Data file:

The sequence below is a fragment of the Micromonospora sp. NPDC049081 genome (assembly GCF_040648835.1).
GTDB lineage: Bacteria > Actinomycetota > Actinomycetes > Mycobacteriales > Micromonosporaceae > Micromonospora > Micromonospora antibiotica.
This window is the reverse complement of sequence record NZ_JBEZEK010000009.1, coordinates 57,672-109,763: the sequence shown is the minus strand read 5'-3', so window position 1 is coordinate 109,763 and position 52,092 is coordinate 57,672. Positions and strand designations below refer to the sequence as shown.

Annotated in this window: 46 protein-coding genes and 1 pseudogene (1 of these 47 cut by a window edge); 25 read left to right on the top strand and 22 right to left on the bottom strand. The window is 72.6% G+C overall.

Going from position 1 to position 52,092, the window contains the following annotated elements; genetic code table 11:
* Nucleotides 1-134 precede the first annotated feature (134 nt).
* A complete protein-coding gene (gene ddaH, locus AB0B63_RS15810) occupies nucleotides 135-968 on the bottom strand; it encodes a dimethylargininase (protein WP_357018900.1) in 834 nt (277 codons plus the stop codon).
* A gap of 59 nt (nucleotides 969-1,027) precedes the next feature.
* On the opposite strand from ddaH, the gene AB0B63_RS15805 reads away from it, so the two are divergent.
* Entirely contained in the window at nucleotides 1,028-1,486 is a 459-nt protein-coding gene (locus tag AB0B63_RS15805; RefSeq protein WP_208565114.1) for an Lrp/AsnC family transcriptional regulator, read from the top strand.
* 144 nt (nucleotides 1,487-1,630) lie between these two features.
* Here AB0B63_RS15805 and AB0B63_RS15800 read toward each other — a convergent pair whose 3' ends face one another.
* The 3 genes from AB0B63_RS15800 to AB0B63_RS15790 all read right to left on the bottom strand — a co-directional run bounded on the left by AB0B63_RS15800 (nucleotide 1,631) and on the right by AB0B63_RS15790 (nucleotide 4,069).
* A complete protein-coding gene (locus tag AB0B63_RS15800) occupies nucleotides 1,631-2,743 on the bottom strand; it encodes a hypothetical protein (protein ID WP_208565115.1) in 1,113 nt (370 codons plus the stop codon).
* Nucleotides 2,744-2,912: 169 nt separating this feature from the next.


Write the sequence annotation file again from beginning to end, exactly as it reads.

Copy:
The sequence below is a fragment of the Micromonospora sp. NPDC049081 genome (assembly GCF_040648835.1).
GTDB lineage: Bacteria > Actinomycetota > Actinomycetes > Mycobacteriales > Micromonosporaceae > Micromonospora > Micromonospora antibiotica.
This window is the reverse complement of sequence record NZ_JBEZEK010000009.1, coordinates 57,672-109,763: the sequence shown is the minus strand read 5'-3', so window position 1 is coordinate 109,763 and position 52,092 is coordinate 57,672. Positions and strand designations below refer to the sequence as shown.

Annotated in this window: 46 protein-coding genes and 1 pseudogene (1 of these 47 cut by a window edge); 25 read left to right on the top strand and 22 right to left on the bottom strand. The window is 72.6% G+C overall.

Going from position 1 to position 52,092, the window contains the following annotated elements; genetic code table 11:
* Nucleotides 1-134 precede the first annotated feature (134 nt).
* A complete protein-coding gene (gene ddaH, locus AB0B63_RS15810) occupies nucleotides 135-968 on the bottom strand; it encodes a dimethylargininase (protein WP_357018900.1) in 834 nt (277 codons plus the stop codon).
* A gap of 59 nt (nucleotides 969-1,027) precedes the next feature.
* On the opposite strand from ddaH, the gene AB0B63_RS15805 reads away from it, so the two are divergent.
* Entirely contained in the window at nucleotides 1,028-1,486 is a 459-nt protein-coding gene (locus tag AB0B63_RS15805; RefSeq protein WP_208565114.1) for an Lrp/AsnC family transcriptional regulator, read from the top strand.
* 144 nt (nucleotides 1,487-1,630) lie between these two features.
* Here AB0B63_RS15805 and AB0B63_RS15800 read toward each other — a convergent pair whose 3' ends face one another.
* The 3 genes from AB0B63_RS15800 to AB0B63_RS15790 all read right to left on the bottom strand — a co-directional run bounded on the left by AB0B63_RS15800 (nucleotide 1,631) and on the right by AB0B63_RS15790 (nucleotide 4,069).
* A complete protein-coding gene (locus tag AB0B63_RS15800) occupies nucleotides 1,631-2,743 on the bottom strand; it encodes a hypothetical protein (protein ID WP_208565115.1) in 1,113 nt (370 codons plus the stop codon).
* Nucleotides 2,744-2,912: 169 nt separating this feature from the next.